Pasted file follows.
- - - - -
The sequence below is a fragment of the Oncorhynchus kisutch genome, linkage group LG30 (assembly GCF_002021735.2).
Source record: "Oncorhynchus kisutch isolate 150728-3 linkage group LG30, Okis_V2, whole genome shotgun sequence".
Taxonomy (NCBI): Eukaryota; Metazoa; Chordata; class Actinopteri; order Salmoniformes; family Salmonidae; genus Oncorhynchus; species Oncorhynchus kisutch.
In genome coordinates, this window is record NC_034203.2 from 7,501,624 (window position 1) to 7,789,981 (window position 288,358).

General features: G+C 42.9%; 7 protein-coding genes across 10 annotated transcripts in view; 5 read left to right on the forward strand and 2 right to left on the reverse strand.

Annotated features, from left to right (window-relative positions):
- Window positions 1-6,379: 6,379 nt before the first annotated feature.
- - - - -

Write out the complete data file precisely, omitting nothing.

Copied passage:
The sequence below is a fragment of the Oncorhynchus kisutch genome, linkage group LG30 (assembly GCF_002021735.2).
Source record: "Oncorhynchus kisutch isolate 150728-3 linkage group LG30, Okis_V2, whole genome shotgun sequence".
Taxonomy (NCBI): Eukaryota; Metazoa; Chordata; class Actinopteri; order Salmoniformes; family Salmonidae; genus Oncorhynchus; species Oncorhynchus kisutch.
In genome coordinates, this window is record NC_034203.2 from 7,501,624 (window position 1) to 7,789,981 (window position 288,358).

General features: G+C 42.9%; 7 protein-coding genes across 10 annotated transcripts in view; 5 read left to right on the forward strand and 2 right to left on the reverse strand.

Annotated features, from left to right (window-relative positions):
- Window positions 1-6,379: 6,379 nt before the first annotated feature.